Two highly classified intelligence reports delivered directly to President Bush before the Iraq war cast doubt on key public assertions made by the president, Vice President Cheney, and other administration officials as justifications for invading Iraq and toppling Saddam Hussein, according to records and knowledgeable sources.
The first report, delivered to Bush in early October 2002, was a one-page summary of a National Intelligence Estimate that discussed whether Saddam's procurement of high-strength aluminum tubes was for the purpose of developing a nuclear weapon.
Among other things, the report stated that the Energy Department and the State Department's Bureau of Intelligence and Research believed that the tubes were "intended for conventional weapons," a view disagreeing with that of other intelligence agencies, including the CIA, which believed that the tubes were intended for a nuclear bomb.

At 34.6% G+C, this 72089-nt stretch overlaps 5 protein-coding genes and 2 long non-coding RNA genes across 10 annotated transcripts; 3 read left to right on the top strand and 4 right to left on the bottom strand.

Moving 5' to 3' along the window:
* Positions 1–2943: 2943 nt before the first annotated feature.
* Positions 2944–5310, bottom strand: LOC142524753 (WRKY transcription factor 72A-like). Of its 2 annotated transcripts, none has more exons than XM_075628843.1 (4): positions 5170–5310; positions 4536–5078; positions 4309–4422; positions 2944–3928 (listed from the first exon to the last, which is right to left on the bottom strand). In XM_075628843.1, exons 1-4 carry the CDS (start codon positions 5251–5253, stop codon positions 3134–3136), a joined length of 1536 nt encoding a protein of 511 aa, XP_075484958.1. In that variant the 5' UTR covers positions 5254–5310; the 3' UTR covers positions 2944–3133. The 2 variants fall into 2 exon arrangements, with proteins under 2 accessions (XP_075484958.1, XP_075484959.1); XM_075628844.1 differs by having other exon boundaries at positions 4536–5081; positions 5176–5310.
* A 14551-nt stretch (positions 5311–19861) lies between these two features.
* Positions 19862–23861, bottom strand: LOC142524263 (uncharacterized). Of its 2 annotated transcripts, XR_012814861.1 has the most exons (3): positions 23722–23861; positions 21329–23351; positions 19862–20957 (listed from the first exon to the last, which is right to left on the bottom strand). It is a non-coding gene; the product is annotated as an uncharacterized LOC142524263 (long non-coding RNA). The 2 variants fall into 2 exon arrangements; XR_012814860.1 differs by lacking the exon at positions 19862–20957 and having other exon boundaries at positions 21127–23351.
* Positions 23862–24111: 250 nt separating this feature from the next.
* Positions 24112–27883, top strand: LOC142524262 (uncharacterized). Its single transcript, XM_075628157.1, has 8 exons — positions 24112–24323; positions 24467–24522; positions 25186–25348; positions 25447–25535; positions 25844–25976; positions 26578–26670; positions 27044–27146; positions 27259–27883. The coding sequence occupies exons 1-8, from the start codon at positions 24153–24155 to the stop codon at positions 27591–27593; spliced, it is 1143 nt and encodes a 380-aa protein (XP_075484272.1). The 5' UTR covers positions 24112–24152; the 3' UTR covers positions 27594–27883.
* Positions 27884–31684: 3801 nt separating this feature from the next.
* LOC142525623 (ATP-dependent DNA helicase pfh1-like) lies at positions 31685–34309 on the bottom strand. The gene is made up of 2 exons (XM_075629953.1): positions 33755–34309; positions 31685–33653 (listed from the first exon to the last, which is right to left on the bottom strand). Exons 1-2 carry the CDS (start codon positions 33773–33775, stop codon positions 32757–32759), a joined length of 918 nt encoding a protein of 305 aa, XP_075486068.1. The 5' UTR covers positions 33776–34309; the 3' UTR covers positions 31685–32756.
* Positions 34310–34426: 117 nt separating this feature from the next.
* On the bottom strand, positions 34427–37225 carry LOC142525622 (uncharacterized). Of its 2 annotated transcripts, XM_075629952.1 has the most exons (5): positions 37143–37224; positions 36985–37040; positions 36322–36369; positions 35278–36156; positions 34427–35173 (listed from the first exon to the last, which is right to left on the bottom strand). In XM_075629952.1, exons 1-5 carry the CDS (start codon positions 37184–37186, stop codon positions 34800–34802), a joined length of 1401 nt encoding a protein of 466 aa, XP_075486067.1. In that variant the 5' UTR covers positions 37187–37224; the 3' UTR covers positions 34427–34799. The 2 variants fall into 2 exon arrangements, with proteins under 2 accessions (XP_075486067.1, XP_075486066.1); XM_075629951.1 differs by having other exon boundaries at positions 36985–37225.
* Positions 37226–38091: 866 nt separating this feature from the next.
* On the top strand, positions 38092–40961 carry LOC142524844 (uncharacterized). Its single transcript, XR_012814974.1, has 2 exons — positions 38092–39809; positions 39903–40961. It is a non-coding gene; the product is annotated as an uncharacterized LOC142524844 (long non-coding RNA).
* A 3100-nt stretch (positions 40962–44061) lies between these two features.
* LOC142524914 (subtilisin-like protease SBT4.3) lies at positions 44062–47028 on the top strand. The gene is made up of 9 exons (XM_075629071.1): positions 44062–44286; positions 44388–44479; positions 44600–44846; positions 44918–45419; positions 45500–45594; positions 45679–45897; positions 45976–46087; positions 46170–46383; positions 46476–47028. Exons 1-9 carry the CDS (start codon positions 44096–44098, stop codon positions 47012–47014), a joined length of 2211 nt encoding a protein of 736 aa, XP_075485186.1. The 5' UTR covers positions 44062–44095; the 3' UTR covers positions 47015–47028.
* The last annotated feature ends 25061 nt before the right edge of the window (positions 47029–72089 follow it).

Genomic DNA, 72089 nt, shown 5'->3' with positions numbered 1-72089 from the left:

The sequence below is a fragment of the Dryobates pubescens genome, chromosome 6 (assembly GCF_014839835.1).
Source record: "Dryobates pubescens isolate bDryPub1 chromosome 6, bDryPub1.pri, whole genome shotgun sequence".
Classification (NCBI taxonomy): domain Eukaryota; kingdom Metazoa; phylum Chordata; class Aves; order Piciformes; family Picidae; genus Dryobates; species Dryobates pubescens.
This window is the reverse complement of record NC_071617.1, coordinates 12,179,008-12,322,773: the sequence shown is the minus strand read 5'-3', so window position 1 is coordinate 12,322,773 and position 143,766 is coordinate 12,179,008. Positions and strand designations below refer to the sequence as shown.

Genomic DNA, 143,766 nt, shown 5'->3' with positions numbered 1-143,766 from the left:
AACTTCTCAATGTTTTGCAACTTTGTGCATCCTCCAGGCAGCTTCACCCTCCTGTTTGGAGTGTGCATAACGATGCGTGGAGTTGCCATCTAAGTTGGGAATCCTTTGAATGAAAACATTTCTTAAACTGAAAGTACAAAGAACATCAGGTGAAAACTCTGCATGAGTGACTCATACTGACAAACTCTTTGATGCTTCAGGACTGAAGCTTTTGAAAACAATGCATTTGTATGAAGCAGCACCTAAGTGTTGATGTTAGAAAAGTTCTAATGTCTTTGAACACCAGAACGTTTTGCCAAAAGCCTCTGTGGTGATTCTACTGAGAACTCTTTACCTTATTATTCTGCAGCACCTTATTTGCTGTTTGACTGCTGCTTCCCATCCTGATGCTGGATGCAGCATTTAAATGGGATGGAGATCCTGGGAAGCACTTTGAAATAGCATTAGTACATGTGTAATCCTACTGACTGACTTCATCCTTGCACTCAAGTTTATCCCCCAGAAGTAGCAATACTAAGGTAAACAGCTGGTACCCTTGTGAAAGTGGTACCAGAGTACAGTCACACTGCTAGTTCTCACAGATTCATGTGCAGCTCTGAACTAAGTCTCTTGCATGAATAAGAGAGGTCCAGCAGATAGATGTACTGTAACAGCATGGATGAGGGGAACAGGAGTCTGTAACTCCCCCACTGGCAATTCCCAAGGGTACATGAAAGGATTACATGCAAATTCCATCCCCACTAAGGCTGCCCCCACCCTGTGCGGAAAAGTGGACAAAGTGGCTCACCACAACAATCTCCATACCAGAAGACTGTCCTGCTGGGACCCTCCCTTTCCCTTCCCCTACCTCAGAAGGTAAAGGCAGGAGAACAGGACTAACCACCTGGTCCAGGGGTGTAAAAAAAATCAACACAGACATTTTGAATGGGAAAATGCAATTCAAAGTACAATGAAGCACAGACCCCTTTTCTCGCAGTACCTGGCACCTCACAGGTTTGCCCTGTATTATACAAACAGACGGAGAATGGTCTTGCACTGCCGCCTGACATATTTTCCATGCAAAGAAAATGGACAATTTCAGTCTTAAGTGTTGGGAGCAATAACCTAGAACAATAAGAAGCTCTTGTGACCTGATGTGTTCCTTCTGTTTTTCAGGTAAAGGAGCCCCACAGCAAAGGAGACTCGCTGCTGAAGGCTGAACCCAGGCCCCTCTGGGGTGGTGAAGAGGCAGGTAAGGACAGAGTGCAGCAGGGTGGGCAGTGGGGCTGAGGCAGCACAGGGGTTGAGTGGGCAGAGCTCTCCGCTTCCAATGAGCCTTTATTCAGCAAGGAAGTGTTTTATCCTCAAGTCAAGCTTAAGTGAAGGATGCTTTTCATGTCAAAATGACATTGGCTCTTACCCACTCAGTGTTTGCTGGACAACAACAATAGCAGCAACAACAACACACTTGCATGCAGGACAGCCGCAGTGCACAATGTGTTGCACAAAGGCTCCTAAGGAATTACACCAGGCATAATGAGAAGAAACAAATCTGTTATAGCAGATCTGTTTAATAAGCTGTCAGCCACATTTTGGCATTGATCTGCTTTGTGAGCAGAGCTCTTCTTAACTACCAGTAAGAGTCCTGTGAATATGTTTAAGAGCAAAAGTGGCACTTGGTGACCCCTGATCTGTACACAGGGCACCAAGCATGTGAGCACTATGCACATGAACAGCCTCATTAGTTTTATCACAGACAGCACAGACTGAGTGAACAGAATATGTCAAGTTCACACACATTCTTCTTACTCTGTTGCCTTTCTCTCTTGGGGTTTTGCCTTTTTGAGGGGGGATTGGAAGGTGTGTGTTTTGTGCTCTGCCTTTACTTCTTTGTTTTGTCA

The disclosure that Bush was informed of the DOE and State dissents is the first evidence that the president himself knew of the sharp debate within the government over the aluminum tubes during the time that he, Cheney, and other members of the Cabinet were citing the tubes as clear evidence of an Iraqi nuclear program. Neither the president nor the vice president told the public about the disagreement among the agencies.
When U.S. inspectors entered Iraq after the fall of Saddam's regime, they determined that Iraq's nuclear program had been dormant for more than a decade and that the aluminum tubes had been used only for artillery shells.
The second classified report, delivered to Bush in early January 2003, was also a summary of a National Intelligence Estimate, this one focusing on whether Saddam would launch an unprovoked attack on the United States, either directly, or indirectly by working with terrorists.
The report stated that U.S. intelligence agencies unanimously agreed that it was unlikely that Saddam would try to attack the United States -- except if "ongoing military operations risked the imminent demise of his regime" or if he intended to "extract revenge" for such an assault, according to records and sources.